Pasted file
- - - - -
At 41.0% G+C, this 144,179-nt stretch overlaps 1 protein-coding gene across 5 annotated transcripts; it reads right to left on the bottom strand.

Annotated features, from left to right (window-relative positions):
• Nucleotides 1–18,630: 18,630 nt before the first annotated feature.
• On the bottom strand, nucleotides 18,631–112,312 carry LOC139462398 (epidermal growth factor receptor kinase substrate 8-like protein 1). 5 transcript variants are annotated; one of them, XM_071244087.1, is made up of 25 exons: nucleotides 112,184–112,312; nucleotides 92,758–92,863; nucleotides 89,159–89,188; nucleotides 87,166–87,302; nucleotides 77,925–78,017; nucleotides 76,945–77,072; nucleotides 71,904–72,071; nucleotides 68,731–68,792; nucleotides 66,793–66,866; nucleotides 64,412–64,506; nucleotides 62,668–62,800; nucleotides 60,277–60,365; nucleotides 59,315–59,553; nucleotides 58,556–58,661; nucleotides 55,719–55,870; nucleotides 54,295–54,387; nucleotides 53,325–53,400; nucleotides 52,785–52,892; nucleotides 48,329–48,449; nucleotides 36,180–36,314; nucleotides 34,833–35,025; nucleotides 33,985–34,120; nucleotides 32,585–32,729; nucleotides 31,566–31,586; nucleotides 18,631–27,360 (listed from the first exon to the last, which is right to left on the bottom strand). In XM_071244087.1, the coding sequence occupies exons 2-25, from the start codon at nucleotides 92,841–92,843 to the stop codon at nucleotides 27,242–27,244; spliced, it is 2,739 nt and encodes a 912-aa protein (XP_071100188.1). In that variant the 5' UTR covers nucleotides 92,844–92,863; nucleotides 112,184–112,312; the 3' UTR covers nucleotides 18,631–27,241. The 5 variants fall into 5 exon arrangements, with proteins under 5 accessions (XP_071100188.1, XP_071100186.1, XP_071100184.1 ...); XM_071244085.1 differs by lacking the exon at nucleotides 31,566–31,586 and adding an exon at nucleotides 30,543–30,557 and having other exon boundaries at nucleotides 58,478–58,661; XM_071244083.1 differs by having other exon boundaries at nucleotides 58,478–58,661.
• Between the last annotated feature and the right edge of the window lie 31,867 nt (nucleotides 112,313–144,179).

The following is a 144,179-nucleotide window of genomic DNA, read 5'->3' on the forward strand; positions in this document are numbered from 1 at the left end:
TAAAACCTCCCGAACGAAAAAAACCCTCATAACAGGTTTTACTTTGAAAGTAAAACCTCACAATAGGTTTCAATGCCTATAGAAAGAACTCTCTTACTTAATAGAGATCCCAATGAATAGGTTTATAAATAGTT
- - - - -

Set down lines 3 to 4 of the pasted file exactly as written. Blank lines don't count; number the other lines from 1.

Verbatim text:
• Nucleotides 1–18,630: 18,630 nt before the first annotated feature.
• On the bottom strand, nucleotides 18,631–112,312 carry LOC139462398 (epidermal growth factor receptor kinase substrate 8-like protein 1). 5 transcript variants are annotated; one of them, XM_071244087.1, is made up of 25 exons: nucleotides 112,184–112,312; nucleotides 92,758–92,863; nucleotides 89,159–89,188; nucleotides 87,166–87,302; nucleotides 77,925–78,017; nucleotides 76,945–77,072; nucleotides 71,904–72,071; nucleotides 68,731–68,792; nucleotides 66,793–66,866; nucleotides 64,412–64,506; nucleotides 62,668–62,800; nucleotides 60,277–60,365; nucleotides 59,315–59,553; nucleotides 58,556–58,661; nucleotides 55,719–55,870; nucleotides 54,295–54,387; nucleotides 53,325–53,400; nucleotides 52,785–52,892; nucleotides 48,329–48,449; nucleotides 36,180–36,314; nucleotides 34,833–35,025; nucleotides 33,985–34,120; nucleotides 32,585–32,729; nucleotides 31,566–31,586; nucleotides 18,631–27,360 (listed from the first exon to the last, which is right to left on the bottom strand). In XM_071244087.1, the coding sequence occupies exons 2-25, from the start codon at nucleotides 92,841–92,843 to the stop codon at nucleotides 27,242–27,244; spliced, it is 2,739 nt and encodes a 912-aa protein (XP_071100188.1). In that variant the 5' UTR covers nucleotides 92,844–92,863; nucleotides 112,184–112,312; the 3' UTR covers nucleotides 18,631–27,241. The 5 variants fall into 5 exon arrangements, with proteins under 5 accessions (XP_071100188.1, XP_071100186.1, XP_071100184.1 ...); XM_071244085.1 differs by lacking the exon at nucleotides 31,566–31,586 and adding an exon at nucleotides 30,543–30,557 and having other exon boundaries at nucleotides 58,478–58,661; XM_071244083.1 differs by having other exon boundaries at nucleotides 58,478–58,661.